Deadlift high pulls are a popular exercise with CrossFitters. It turns what is mostly a lower body exercise into a full-body one. Deadlift high pulls are a power exercise comparable to power cleans and snatches, but considerably easier to learn. They’re also a useful traps and shoulder exercise.
How to do it:
- Adopt your usual conventional or sumo deadlift stance. Hold the bar using an overhand grip. This exercise doesn’t work with a mixed grip.
- Stand up explosively and, as the bar passes your knees, pull with your arms too.
- Pull the bar up the front of your body to about chest height, making sure your elbows are above your hands.
- Extend your arms and then hinge at the hips to lower the bar back to the floor.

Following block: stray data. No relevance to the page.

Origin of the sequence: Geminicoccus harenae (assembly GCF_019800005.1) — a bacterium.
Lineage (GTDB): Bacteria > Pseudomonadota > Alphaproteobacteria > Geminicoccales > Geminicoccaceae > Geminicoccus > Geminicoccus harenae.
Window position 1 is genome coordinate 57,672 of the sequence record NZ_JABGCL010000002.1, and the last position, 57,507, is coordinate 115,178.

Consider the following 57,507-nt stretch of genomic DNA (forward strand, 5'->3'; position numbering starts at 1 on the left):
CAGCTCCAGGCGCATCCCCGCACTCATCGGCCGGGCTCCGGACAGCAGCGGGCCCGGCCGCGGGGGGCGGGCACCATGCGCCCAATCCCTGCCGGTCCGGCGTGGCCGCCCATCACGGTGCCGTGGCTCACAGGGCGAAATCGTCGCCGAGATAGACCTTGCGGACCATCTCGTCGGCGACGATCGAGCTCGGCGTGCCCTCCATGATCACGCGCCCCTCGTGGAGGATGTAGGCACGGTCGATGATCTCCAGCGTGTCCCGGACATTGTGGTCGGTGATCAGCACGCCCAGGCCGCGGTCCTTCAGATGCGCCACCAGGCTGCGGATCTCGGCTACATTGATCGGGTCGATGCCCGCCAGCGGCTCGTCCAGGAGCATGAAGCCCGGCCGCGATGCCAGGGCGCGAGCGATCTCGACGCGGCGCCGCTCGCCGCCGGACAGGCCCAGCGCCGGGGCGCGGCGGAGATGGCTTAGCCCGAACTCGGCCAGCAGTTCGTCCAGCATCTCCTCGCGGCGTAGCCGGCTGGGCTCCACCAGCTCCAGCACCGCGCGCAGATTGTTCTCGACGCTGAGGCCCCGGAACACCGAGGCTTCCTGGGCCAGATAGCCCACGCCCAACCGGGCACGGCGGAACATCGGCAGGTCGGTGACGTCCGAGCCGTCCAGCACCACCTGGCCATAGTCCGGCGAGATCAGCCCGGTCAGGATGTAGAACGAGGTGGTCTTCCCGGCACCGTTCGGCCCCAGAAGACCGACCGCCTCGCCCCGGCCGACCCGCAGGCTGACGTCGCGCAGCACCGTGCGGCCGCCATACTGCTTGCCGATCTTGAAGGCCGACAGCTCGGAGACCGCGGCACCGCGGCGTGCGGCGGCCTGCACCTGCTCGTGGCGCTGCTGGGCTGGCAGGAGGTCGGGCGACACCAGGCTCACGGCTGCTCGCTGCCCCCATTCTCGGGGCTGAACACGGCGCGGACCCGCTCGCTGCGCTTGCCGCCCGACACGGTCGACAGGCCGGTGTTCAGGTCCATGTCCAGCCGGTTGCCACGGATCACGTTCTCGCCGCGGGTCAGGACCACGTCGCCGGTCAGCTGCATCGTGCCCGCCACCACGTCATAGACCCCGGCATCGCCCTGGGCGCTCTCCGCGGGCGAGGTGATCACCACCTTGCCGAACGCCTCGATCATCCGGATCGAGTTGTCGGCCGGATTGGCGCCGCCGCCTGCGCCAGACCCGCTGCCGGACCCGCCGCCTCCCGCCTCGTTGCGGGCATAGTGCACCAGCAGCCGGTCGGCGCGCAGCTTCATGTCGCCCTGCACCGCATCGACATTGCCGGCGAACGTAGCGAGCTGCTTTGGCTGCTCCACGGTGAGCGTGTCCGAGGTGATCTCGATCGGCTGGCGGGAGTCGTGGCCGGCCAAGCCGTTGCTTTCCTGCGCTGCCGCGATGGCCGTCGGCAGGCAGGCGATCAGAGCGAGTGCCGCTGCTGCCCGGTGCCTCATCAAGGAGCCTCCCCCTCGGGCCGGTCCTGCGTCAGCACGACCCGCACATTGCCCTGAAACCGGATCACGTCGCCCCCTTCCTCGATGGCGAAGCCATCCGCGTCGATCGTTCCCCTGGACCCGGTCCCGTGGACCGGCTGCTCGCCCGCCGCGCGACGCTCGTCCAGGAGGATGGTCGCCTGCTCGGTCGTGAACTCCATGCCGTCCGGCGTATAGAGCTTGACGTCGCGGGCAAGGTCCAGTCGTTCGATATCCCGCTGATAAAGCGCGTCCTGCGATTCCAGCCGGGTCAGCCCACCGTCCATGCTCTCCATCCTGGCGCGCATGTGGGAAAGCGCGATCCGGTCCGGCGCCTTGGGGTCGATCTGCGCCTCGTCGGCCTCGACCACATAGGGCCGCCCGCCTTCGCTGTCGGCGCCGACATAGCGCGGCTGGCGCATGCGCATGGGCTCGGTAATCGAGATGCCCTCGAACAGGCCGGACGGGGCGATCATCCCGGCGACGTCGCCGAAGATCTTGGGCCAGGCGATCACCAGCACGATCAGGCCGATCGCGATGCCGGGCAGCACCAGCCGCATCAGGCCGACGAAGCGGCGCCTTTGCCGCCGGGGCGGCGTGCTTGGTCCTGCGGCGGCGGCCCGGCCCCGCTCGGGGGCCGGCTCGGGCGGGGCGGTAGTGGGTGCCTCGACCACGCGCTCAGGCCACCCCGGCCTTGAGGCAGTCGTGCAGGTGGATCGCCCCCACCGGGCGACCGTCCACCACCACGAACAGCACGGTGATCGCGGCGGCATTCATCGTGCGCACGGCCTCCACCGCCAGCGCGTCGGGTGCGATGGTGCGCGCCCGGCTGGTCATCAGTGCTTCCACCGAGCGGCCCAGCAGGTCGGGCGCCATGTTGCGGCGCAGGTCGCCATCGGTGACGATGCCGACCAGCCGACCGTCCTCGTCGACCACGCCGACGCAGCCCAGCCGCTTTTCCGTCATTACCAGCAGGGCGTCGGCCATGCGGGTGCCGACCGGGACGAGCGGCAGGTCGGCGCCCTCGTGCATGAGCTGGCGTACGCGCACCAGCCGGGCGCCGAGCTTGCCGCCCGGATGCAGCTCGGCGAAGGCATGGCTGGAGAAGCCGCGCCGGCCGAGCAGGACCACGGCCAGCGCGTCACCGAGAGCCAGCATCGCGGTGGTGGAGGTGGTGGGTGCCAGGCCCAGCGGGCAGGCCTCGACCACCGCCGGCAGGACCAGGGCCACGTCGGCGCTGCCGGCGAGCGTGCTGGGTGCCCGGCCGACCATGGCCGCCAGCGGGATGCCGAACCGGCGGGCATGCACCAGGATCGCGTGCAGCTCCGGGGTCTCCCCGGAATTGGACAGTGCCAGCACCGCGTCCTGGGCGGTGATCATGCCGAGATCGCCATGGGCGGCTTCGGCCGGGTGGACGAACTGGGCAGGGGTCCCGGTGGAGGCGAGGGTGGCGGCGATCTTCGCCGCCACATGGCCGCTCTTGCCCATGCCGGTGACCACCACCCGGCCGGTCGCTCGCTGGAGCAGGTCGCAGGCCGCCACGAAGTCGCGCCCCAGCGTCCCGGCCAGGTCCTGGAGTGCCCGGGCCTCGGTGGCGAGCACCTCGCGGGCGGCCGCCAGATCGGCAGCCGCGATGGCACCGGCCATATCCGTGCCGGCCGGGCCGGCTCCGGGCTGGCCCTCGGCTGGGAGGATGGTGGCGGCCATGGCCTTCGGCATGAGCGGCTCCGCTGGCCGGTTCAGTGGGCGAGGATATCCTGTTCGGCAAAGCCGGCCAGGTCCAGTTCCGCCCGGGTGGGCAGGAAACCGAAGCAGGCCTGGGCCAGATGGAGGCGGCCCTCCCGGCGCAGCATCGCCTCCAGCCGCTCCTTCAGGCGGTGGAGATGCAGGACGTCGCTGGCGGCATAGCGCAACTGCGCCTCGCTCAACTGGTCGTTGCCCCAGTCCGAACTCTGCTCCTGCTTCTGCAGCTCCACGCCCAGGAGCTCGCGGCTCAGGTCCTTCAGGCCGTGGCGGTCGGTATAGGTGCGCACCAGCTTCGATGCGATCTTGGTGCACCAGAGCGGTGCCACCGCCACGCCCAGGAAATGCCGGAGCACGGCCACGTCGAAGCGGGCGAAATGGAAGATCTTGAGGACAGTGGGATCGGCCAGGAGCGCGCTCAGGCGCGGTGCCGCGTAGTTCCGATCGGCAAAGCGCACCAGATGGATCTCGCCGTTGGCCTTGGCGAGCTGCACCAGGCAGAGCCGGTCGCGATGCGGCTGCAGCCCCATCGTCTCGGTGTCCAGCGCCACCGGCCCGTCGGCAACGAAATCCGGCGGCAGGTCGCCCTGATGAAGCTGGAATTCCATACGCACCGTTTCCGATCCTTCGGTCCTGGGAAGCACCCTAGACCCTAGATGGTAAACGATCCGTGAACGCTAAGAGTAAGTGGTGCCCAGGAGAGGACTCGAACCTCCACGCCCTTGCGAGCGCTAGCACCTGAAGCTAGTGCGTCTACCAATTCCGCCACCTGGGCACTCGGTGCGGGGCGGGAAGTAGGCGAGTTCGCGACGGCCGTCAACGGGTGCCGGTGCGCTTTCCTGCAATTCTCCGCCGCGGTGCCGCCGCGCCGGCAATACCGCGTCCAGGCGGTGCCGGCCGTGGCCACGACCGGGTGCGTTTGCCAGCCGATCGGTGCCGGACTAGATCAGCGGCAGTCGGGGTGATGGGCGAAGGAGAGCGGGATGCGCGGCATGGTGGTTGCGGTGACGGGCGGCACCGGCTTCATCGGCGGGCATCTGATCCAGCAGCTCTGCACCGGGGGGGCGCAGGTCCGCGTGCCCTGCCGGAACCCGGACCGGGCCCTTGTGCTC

6. Deficit deadlifts
Deficit deadlifts involve standing on a raised platform to increase your range of motion. The platform is typically four to eight inches high but depends on your flexibility as you’ll need to adopt a much lower starting position. You should be able to set up for your deadlift without rounding your lower back. If your back does round, use a lower platform.
You can stand on something like an aerobic step box top, a couple of bumper plates, or even some floor mats.
Deficit deadlifts build your strength off the floor, increase glute, hamstring, and lower back activation, and also extend your time under tension. They also make light weights feel heavier. Try doing a few sets of deficit deadlifts as part of your warm-up to make your work sets feel just a little easier.
You can do deficit conventional and sumo deadlifts.
7. Hack deadlift